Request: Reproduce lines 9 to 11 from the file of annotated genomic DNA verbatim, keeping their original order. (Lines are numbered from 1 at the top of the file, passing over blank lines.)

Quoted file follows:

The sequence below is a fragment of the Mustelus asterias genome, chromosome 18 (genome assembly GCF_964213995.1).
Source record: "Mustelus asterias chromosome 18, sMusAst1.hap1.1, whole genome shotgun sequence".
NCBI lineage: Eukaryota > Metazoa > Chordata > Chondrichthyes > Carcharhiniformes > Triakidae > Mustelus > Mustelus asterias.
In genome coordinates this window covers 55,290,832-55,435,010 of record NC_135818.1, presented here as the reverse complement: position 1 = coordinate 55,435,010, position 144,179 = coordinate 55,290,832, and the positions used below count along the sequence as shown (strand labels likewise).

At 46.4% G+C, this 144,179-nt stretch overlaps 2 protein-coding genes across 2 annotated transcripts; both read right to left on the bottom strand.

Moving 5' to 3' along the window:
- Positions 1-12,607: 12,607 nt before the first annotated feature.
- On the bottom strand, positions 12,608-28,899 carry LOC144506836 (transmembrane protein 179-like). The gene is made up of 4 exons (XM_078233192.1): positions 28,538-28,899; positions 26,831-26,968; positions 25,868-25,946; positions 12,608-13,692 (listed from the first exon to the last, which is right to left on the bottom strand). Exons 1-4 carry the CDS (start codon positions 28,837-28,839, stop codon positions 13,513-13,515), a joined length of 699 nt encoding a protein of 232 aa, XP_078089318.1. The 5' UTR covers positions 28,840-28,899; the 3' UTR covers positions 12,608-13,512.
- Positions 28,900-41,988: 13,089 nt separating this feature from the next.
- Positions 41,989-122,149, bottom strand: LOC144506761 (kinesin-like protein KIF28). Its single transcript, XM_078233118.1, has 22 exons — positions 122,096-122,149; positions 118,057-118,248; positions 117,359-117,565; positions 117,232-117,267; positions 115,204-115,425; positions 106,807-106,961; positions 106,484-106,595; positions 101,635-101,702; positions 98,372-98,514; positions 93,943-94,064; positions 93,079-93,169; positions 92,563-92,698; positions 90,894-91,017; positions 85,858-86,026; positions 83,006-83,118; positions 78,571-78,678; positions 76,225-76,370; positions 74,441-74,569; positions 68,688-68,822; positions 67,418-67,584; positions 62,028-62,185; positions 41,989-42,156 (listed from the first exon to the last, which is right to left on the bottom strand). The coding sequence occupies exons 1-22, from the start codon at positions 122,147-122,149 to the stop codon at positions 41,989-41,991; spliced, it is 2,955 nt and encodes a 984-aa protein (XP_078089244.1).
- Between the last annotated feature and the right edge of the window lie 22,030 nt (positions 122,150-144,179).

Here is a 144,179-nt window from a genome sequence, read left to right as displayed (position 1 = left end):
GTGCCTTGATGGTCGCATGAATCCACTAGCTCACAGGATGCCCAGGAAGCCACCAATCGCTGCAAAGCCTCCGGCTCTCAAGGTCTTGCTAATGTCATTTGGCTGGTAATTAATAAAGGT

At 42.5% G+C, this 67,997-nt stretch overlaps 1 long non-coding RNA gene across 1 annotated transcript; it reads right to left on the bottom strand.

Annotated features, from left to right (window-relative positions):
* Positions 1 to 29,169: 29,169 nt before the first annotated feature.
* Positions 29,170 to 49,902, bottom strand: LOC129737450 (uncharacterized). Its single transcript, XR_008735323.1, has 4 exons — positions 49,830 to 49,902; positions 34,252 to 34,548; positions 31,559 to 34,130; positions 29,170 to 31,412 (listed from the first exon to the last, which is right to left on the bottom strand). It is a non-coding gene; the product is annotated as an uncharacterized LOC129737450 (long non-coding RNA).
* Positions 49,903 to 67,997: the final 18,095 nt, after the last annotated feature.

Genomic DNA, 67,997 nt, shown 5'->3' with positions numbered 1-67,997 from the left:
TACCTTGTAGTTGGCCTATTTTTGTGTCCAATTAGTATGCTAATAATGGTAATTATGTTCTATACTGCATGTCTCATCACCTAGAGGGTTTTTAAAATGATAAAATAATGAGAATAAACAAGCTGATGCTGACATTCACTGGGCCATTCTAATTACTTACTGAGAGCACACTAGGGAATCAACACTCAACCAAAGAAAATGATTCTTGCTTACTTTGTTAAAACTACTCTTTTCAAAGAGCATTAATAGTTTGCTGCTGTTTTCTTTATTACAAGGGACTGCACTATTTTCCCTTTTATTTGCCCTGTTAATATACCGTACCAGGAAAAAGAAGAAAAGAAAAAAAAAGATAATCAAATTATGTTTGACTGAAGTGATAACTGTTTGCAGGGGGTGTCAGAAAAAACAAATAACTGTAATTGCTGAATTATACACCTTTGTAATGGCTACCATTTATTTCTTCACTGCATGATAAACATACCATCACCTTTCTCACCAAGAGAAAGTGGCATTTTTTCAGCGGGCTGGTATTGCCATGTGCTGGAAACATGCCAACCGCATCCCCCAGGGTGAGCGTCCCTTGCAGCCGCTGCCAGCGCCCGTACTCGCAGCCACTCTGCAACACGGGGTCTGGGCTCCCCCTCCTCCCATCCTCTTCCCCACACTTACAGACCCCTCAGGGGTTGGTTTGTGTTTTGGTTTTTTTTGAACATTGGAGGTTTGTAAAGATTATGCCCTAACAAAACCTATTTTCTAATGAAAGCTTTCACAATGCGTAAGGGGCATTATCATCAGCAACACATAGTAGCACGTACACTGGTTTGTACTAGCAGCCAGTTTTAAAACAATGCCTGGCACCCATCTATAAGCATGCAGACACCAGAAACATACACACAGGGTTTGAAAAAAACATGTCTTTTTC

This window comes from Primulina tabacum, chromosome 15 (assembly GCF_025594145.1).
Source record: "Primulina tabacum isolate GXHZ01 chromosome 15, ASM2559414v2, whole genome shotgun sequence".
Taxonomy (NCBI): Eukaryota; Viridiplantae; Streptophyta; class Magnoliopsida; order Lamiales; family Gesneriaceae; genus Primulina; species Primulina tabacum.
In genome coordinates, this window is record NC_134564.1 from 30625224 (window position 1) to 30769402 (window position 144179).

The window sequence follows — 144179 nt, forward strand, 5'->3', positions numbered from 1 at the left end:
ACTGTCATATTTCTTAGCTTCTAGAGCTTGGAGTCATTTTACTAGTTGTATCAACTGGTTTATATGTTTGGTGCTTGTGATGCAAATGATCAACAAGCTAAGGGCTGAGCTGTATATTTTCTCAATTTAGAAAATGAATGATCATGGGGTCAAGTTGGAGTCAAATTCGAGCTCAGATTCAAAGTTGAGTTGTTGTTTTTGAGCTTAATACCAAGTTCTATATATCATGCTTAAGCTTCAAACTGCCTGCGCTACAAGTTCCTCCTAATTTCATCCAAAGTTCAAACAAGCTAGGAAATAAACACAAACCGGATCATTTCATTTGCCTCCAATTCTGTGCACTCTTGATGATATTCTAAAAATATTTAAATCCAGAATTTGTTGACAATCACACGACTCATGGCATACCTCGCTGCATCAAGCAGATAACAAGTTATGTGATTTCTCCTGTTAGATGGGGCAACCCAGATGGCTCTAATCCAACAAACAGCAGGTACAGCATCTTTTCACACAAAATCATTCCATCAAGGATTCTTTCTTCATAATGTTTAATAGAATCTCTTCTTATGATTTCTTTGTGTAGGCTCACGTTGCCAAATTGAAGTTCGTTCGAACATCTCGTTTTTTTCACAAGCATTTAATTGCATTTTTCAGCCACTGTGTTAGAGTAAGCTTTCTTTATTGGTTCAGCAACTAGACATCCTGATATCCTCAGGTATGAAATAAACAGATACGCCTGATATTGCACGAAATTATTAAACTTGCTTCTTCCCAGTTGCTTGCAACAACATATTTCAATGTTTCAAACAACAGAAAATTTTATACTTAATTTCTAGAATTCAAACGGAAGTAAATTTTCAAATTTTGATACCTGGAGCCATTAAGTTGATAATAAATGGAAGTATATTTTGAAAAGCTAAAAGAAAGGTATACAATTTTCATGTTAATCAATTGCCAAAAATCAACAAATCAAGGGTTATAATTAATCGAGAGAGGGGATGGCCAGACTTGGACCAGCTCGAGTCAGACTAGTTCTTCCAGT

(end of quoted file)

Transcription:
- Positions 28,900-41,988: 13,089 nt separating this feature from the next.
- Positions 41,989-122,149, bottom strand: LOC144506761 (kinesin-like protein KIF28). Its single transcript, XM_078233118.1, has 22 exons — positions 122,096-122,149; positions 118,057-118,248; positions 117,359-117,565; positions 117,232-117,267; positions 115,204-115,425; positions 106,807-106,961; positions 106,484-106,595; positions 101,635-101,702; positions 98,372-98,514; positions 93,943-94,064; positions 93,079-93,169; positions 92,563-92,698; positions 90,894-91,017; positions 85,858-86,026; positions 83,006-83,118; positions 78,571-78,678; positions 76,225-76,370; positions 74,441-74,569; positions 68,688-68,822; positions 67,418-67,584; positions 62,028-62,185; positions 41,989-42,156 (listed from the first exon to the last, which is right to left on the bottom strand). The coding sequence occupies exons 1-22, from the start codon at positions 122,147-122,149 to the stop codon at positions 41,989-41,991; spliced, it is 2,955 nt and encodes a 984-aa protein (XP_078089244.1).
- Between the last annotated feature and the right edge of the window lie 22,030 nt (positions 122,150-144,179).